Throughout its lengthy history, professional baseball has deemed many players to be the “forgotten man,” most left behind because they weren’t skilled enough or weren’t around for long enough. However, a select few have been forgotten because forgetting them allows us to live more comfortably, without the confusion of painful questions hovering over our heads. Belonging to this latter category is Cubs standout of the ‘20s, Charlie Hollocher.
On August 3rd, 1923, Charlie Hollocher left a note for manager Billy Killifer explaining that he had grown tired of baseball and would not play another game that season, but he wished the team well. News of any other player of Charlie’s talent quitting in the middle of the season would have been received far more shockingly. Charlie, however, was prone to disappearances, typically masked as bouts of some mysterious stomach illness.
The following season, Charlie’s mysterious illness resurfaced, first during spring training and then several times throughout the season. His batting average plummeted from the previous year’s .342 to a miserable .246, and in September, Charlie left Chicago for his home in Missouri to deal with his ailing health, unsure if he would ever play baseball again.
He tried—and for very brief stints succeeded—to return to the game he loved so much, first in 1925 and then every year until 1931, but his illness remained undiagnosed and untreated. In 1933, now 36 years old, he gave a rare interview to The Sporting News about his retirement:
My health first broke at Catalina Island in the spring of 1923. I returned to St. Louis for an examination by Dr. Robert F. Hyland, who examined me and then turned me over to a specialist. They advised me that I would ruin my health if I played ball that season…When I quit, some writers hinted that there must have been other reasons besides my health. One story was that I had trouble with other players, another that I had made and invested enough money to enable me to retire. All of which is the bunk. If I had my health I would be playing baseball even if I had a million dollars. I love the game.
Sportswriters of that era, as well as medical doctors, were unequipped to handle Charlie’s case. There was no cure for his ailment and no way to properly grapple with his career. For much of his life, he was left to find his own makeshift solutions, until he ran out of them or found the only one that he believed was an actual solution. On August 14th, 1940, he ended his own life.
He left no note, no way of properly contextualizing his death. All we had then and have now are questions about his death, his career, his mysterious pain, and whether it all would have been different had he been born 100 years later. Even with the passage of time, because we are still ill-equipped to answer these questions and they are too bleak to dwell on, we instead have chosen to place Charlie among baseball’s forgotten.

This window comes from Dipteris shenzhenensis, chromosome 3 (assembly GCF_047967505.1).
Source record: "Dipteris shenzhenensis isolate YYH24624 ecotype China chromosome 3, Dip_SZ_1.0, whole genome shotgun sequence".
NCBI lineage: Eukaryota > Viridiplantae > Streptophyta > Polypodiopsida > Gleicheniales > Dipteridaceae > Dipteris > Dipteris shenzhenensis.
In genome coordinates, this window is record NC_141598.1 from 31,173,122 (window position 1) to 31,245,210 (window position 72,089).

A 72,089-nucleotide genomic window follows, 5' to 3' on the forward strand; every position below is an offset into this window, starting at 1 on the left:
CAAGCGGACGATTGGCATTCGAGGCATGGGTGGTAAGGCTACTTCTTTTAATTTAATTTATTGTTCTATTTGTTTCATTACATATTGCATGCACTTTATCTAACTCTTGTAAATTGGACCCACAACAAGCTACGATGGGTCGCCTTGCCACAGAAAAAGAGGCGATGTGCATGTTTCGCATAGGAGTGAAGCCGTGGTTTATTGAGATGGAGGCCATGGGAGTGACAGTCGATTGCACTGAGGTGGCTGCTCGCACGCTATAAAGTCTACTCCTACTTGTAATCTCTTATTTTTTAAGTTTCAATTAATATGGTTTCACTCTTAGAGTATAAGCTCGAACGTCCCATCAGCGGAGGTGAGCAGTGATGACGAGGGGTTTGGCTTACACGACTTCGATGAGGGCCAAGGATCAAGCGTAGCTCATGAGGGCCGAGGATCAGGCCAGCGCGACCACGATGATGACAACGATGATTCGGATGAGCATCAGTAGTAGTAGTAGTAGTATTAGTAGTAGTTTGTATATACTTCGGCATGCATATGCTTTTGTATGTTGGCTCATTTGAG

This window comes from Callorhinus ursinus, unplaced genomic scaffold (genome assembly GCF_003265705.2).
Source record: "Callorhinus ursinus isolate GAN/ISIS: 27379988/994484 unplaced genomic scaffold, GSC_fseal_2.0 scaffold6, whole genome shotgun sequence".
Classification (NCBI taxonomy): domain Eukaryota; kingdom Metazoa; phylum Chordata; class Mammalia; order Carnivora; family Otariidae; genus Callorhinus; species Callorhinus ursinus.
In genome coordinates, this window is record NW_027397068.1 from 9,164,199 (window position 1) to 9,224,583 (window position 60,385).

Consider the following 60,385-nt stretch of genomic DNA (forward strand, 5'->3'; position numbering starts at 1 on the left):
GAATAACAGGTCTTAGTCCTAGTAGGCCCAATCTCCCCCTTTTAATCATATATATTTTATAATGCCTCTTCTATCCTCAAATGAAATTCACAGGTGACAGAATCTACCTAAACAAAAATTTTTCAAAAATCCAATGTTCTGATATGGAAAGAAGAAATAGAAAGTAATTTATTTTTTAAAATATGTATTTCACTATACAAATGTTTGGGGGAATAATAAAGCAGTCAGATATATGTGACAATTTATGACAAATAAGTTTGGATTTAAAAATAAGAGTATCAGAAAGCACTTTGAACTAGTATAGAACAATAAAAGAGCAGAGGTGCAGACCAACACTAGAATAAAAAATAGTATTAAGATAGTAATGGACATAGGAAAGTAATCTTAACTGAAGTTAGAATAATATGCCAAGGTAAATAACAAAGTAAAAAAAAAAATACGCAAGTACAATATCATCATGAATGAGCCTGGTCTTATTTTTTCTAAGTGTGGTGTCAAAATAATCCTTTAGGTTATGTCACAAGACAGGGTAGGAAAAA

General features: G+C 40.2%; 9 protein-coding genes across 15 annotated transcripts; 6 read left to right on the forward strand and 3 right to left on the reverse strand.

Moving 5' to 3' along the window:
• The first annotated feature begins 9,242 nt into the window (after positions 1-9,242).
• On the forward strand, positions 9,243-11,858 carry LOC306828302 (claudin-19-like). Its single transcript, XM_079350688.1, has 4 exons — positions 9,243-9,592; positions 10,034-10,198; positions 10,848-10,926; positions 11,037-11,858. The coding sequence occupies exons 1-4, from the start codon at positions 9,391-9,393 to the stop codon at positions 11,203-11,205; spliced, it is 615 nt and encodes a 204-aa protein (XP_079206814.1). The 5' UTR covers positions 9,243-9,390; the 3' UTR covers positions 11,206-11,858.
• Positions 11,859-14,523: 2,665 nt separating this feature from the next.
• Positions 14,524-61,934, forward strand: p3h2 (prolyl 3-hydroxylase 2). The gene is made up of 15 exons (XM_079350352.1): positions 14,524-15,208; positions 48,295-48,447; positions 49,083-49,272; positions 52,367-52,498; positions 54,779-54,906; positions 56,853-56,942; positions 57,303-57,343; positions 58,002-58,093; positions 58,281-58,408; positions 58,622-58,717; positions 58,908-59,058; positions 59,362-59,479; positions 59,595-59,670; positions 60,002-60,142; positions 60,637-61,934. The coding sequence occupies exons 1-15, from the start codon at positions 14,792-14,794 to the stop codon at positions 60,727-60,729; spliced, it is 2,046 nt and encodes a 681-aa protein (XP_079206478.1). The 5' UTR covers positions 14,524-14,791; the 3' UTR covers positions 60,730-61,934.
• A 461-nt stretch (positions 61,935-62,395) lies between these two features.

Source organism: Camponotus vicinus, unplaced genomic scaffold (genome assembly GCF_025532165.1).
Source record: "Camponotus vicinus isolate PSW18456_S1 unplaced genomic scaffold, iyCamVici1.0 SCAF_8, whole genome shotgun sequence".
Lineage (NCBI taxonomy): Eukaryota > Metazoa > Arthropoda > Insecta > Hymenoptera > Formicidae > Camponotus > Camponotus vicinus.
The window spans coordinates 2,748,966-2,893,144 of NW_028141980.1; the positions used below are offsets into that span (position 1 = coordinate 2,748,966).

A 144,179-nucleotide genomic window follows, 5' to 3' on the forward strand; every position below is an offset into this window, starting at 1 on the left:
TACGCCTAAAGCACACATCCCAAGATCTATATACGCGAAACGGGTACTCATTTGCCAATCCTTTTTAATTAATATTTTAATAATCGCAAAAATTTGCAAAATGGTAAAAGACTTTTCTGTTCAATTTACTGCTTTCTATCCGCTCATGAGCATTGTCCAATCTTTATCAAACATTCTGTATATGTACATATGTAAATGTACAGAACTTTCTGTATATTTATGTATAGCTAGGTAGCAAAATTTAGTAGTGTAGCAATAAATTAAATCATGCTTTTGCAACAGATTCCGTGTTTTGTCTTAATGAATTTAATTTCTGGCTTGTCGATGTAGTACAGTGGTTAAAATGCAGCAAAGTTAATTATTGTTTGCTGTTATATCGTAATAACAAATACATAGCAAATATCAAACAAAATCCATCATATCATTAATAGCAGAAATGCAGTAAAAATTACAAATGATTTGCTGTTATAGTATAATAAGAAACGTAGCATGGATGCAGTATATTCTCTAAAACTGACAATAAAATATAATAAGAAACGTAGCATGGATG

We‘ve mercifully reached the best part of spring training, which is the end. After spending an entire month in the swamp or in the desert, the clubs across baseball finally return to their normal headquarters and in just a few days, the regular season is finally about to get rolling. Still, even though most fans and players are probably thrilled to see that spring training is about to be in their rearview mirror, this seems like the perfect time to look back on two teams who had a notable offseason for completely insignificant reasons.
In an alternate universe where the Grapefruit League and Cactus League actually matters, the Boston Red Sox wouldn’t be the only team honoring their team as conquering heroes from last season. Instead, we’d see three teams returning home with maybe a quick pop of confetti at the most. Congratulations are in order for the New York Yankees and the Kansas City Royals, who took home the Grapefruit League and Cactus League titles in 2019.
Even in an alternate universe, it would be incredibly difficult to imagine the Yankees celebrating this title. They’ve won the actual World Series 27 times and they have dozens of American League pennants. A tiny confetti shower would actually be an insult in the eyes of people who have watched that franchise win everything that you possibly can in this sport. Still, it’s always nice to get your season started on the right foot. If anything, the Yankees can feel good about knowing that the last time they won the Grapefruit League, they won the World Series as well.
It’s a good omen but at the same time, you should not take spring training success to the bank. I highly doubt that you or any other baseball fan is going to pencil in the 2019 Cactus League Champion Kansas City Royals as a playoff contender for the regular season. The rest of the season may end up being forgettable, but you will never forget when Kort Peterson hit a solo homer in the ninth inning to preserve a glorious 3-3 tie against the Texas Rangers and ensure that the Royals would leave Arizona with the bronze cactus (or whatever it is that they would give teams for winning the Cactus League).
The most important part is that even though the Yankees and Royals are on two completely different sides of expectations when it comes to this season, they can both share the boundless optimism that comes with a good spring. For the Yankees, you can see that as the start of what could be yet another season at the top of the sport. For the Royals, this could be the genesis of a season where they buck all of the projections and trends and pull a magical year out of nowhere. The spring training league titles are meaningless, but hope has to count for something, right?
Thank you for reading
This is a free article. If you enjoyed it, consider subscribing to Baseball Prospectus. Subscriptions support ongoing public baseball research and analysis in an increasingly proprietary environment.Subscribe now